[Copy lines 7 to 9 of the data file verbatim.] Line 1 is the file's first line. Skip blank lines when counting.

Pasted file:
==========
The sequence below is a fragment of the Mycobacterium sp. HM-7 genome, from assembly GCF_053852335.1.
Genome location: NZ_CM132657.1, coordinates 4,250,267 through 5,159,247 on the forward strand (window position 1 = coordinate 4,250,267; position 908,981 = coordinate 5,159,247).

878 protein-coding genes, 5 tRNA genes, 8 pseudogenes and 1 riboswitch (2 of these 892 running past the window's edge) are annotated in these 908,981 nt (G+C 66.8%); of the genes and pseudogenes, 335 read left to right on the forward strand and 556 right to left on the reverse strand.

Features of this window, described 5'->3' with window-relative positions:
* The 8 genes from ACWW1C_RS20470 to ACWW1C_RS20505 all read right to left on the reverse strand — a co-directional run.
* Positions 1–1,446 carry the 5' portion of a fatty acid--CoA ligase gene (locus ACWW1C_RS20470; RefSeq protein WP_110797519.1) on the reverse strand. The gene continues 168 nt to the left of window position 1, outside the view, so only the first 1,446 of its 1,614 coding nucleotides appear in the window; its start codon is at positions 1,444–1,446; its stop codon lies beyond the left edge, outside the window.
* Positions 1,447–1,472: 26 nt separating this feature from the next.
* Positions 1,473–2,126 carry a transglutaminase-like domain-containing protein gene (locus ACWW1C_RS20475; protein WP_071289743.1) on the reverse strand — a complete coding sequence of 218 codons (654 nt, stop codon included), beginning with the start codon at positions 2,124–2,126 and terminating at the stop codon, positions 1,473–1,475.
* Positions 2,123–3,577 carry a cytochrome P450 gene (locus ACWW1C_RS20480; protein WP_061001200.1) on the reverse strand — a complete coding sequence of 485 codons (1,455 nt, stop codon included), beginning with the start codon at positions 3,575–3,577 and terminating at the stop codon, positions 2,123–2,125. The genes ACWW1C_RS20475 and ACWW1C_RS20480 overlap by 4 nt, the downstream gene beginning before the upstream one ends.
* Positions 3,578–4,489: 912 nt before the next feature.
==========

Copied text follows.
* Positions 1,447–1,472: 26 nt separating this feature from the next.
* Positions 1,473–2,126 carry a transglutaminase-like domain-containing protein gene (locus ACWW1C_RS20475; protein WP_071289743.1) on the reverse strand — a complete coding sequence of 218 codons (654 nt, stop codon included), beginning with the start codon at positions 2,124–2,126 and terminating at the stop codon, positions 1,473–1,475.
* Positions 2,123–3,577 carry a cytochrome P450 gene (locus ACWW1C_RS20480; protein WP_061001200.1) on the reverse strand — a complete coding sequence of 485 codons (1,455 nt, stop codon included), beginning with the start codon at positions 3,575–3,577 and terminating at the stop codon, positions 2,123–2,125. The genes ACWW1C_RS20475 and ACWW1C_RS20480 overlap by 4 nt, the downstream gene beginning before the upstream one ends.